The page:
A plaque has been unveiled to commemorate Irish men and women who served in the French Resistance during WWII, following research from a Maynooth University lecturer.
Dr David Murphy, a Maynooth University Department of History lecturer, undertook research in French archives between 2006 and 2008 and began compiling a list of Irish men and women who had died in the conflict, identifying 50 names.
"It was in many ways very moving being able to shed light on the wartime careers of these incredible Irish men and women. All of their stories were filled with danger and it is interesting to note how, after the war, they just returned to their normal lives.
“The majority never spoke of their wartime experiences again. On Monday [6th October] we got to unveil a plaque in their memory in Paris and also spoke their names aloud for the first time as a group," Dr Murphy said.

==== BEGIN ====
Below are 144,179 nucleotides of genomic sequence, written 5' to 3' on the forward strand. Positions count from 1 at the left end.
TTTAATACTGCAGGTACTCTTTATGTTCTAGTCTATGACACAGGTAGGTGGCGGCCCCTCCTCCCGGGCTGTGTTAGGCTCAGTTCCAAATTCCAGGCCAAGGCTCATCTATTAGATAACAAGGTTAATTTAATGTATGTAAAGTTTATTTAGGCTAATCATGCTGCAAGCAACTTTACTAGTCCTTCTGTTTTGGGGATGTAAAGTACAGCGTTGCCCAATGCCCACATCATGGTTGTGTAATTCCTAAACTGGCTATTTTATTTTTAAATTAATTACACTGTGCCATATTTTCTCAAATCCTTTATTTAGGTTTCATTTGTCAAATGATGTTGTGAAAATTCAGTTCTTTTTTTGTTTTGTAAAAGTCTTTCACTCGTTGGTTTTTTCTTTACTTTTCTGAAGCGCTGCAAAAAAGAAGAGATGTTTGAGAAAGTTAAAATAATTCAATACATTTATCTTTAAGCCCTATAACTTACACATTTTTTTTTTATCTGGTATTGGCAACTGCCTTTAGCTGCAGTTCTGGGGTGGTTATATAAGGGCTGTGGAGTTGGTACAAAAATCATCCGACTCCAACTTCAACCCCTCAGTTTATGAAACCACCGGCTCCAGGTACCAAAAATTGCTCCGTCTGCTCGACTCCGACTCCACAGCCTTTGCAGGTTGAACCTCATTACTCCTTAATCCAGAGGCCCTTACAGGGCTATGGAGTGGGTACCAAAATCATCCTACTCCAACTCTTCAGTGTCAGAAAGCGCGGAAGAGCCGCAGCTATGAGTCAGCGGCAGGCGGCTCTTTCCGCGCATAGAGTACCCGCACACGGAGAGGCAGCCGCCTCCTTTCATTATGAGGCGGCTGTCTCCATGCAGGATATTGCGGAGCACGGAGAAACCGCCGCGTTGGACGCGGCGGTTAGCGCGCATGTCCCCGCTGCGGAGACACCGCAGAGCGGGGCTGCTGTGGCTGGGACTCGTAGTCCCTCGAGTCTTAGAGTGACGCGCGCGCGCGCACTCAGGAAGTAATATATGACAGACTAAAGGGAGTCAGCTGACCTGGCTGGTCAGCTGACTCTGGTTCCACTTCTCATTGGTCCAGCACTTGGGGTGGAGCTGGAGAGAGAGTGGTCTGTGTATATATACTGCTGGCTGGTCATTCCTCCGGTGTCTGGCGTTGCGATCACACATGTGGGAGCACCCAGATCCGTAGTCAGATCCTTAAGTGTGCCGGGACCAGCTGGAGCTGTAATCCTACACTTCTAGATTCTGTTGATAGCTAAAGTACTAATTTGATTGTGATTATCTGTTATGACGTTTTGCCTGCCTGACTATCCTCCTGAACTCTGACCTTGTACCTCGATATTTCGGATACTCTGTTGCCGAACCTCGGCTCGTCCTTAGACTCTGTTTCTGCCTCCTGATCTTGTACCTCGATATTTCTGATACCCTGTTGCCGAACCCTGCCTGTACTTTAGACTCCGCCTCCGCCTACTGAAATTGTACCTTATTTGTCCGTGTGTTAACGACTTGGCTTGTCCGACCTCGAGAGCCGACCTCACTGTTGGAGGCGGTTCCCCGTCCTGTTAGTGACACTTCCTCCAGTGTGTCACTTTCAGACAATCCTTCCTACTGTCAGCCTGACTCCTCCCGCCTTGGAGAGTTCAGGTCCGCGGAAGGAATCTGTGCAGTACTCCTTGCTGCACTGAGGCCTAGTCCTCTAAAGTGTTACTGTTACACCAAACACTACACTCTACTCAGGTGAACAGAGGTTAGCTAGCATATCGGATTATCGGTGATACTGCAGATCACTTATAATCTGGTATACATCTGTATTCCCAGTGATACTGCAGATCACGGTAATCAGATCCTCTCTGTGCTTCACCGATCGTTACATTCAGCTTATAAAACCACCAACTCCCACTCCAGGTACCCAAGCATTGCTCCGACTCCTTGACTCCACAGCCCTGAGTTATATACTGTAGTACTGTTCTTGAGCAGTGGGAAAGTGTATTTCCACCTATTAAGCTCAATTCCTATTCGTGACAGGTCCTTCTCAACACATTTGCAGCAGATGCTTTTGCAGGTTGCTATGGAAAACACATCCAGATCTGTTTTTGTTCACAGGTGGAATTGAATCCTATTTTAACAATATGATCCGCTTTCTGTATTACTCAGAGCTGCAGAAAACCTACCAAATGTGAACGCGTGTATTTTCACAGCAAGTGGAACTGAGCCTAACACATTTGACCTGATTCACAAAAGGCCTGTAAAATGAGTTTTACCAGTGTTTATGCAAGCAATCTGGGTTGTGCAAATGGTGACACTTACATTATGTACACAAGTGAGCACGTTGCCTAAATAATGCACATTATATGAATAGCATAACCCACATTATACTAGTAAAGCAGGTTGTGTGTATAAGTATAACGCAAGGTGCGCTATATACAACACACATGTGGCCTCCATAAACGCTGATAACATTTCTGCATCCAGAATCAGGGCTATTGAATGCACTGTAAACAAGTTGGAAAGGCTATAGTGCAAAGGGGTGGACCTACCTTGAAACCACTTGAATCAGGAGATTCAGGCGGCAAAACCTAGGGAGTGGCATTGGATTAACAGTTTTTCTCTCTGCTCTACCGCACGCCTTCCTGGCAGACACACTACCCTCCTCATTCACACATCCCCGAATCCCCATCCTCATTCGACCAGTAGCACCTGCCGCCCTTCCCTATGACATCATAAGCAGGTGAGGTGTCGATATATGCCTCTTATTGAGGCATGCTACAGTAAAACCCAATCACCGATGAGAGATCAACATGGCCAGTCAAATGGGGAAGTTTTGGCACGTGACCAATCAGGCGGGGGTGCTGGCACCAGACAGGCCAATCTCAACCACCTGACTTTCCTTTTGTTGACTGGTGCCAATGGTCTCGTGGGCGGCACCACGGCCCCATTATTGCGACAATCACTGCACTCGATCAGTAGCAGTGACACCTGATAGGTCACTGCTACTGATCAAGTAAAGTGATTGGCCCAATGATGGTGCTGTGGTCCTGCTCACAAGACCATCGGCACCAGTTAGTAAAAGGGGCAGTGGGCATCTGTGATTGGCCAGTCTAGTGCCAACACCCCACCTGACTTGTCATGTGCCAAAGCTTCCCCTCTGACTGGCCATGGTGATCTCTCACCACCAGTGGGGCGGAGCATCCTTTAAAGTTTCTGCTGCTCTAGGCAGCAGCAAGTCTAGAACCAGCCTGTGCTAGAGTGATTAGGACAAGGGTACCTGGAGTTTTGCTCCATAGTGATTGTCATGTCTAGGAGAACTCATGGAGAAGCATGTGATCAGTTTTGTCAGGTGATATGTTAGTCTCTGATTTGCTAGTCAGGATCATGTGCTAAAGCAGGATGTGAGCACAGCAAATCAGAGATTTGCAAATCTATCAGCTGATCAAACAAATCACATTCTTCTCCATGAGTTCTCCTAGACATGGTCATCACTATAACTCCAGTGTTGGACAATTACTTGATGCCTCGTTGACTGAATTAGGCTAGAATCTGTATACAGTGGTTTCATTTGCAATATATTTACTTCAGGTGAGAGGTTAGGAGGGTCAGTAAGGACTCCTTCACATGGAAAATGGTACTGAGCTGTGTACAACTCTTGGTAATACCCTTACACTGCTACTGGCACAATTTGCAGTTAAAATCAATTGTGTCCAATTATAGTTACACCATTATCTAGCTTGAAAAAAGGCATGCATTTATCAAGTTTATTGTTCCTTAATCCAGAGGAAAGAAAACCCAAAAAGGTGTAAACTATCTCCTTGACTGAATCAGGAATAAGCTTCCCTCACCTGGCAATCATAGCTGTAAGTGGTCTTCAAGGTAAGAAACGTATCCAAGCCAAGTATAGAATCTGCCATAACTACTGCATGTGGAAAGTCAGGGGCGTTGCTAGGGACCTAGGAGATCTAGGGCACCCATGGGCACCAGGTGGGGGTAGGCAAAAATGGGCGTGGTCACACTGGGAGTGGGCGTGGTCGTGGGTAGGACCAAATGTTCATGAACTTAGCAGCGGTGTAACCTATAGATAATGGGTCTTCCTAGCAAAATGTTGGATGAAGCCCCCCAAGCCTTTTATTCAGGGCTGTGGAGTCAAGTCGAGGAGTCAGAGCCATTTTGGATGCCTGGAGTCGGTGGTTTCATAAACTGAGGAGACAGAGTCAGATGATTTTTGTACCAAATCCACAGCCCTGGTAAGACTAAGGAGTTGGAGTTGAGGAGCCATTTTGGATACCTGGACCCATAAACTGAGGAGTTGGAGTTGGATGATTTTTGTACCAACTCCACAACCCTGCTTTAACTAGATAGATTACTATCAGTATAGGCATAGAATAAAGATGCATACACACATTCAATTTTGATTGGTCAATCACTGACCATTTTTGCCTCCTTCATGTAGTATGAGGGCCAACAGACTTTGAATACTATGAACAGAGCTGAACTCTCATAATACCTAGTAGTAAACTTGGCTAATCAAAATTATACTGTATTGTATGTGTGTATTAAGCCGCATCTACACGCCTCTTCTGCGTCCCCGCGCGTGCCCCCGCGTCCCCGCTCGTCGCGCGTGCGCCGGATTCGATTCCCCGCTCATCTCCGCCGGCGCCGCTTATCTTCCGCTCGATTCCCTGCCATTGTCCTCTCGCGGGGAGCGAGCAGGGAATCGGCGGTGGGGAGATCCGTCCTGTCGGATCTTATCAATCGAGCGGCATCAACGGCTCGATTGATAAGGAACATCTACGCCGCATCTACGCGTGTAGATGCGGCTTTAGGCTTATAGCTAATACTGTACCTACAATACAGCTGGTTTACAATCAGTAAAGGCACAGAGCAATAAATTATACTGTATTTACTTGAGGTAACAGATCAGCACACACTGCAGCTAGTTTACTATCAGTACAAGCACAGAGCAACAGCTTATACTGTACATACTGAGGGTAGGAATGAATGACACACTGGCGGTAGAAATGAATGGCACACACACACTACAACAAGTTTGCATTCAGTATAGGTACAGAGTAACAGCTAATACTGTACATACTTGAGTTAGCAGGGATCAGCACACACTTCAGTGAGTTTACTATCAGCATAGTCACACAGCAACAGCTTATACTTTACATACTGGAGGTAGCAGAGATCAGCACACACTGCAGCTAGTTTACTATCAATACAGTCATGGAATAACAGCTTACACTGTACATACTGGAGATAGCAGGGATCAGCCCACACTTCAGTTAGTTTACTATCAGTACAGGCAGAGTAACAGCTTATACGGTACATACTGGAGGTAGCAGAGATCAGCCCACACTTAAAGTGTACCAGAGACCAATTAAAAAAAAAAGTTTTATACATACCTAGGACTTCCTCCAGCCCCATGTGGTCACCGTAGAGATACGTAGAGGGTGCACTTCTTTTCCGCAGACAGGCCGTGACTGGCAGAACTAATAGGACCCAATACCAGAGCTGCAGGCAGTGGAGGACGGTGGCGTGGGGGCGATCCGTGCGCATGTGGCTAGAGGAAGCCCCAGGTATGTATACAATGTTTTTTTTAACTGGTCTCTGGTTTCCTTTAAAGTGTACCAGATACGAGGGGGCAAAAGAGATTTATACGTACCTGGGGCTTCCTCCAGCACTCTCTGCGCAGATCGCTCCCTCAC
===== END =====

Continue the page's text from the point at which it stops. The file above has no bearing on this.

The monument was unveiled at a ceremony in the Irish College in Paris last week.
Some of the Irish contingent in the Resistance helped downed airmen escape and they took part in intelligence and sabotage operations. Many were captured, tortured and sent to concentration camps while three died or were executed and two were disappeared by the Gestapo.
Dr Murphy came across this material by accident while carrying out research on another subject. There had been no research in this area previously.
Approximately 50 per cent of the Irish members were women.
These Irish men and women were found to have been serving in mainland France, the French colonies in North Africa and also in the French colonies in Indochina (Vietnam) and New Caledonia in the Pacific.
The Irish Ambassador to France Geraldine Byrne Nason, an alumnus of Maynooth University, also spoke at the event.